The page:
In the early 1990s Prime Minister Chuan Leekpai took office and made prevention and deterrence of child prostitution one of the platforms of his administration (Lim 172). Thailand's government has made a pledge to enforce laws regarding child prostitution. The government ratified the United Nations Convention on the Rights of the Child. This document reads:
States Parties undertake to protect the child from all forms of sexual exploitation and sexual abuse. For these purposes, States Parties shall in particular take all appropriate national, bilateral and multilateral measures to prevent: a) the inducement or coercion of a child to engage in any unlawful sexual activity; b) the exploitative use of children in prostitution or any other unlawful sexual practices; c) the exploitive use of children in pornographic performances and materials (Lim 188).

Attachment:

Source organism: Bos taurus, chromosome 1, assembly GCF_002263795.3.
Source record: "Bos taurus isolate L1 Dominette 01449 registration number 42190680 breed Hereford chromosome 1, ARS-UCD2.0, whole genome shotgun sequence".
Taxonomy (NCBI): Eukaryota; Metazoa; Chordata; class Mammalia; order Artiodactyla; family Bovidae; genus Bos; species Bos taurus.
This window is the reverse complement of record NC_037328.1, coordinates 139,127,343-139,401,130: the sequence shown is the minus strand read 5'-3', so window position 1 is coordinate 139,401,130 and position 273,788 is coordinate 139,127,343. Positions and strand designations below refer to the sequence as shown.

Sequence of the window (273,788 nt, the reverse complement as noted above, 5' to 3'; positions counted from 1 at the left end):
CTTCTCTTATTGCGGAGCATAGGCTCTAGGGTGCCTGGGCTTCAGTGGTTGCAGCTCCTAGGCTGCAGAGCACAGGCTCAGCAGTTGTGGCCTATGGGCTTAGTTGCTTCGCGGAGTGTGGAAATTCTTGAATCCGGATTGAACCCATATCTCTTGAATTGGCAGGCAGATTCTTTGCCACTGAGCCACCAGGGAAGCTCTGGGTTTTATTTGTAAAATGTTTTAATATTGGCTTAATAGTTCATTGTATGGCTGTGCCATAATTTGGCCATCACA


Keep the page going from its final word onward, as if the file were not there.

In 1996, the Thai government passed the Prostitution Prevention and Suppression Act. This law made all prostitution officially illegal, but also differentiated criminality between prostitutes over 18, those between 15 and 18, and those under the age of 15. Anyone employed or engaged in the prostitution of a child under the age of 15 would face strict punishment (Lim 190). The severity of the punishment would increase with each year the child was under the age of 15. For sexual contact with a child under the age of 15, the perpetrator would face between four and twenty years in prison, as well as a substantial fine. Further legislation was passed which would protect male children as well as females from being victimized and abused by pedophiles and perpetrators of sexual abuse. To combat police malfeasance and misconduct, legislation in Thailand has been passed which severely punishes any officer of the government or member of legal authority who violates the rights of the children (192).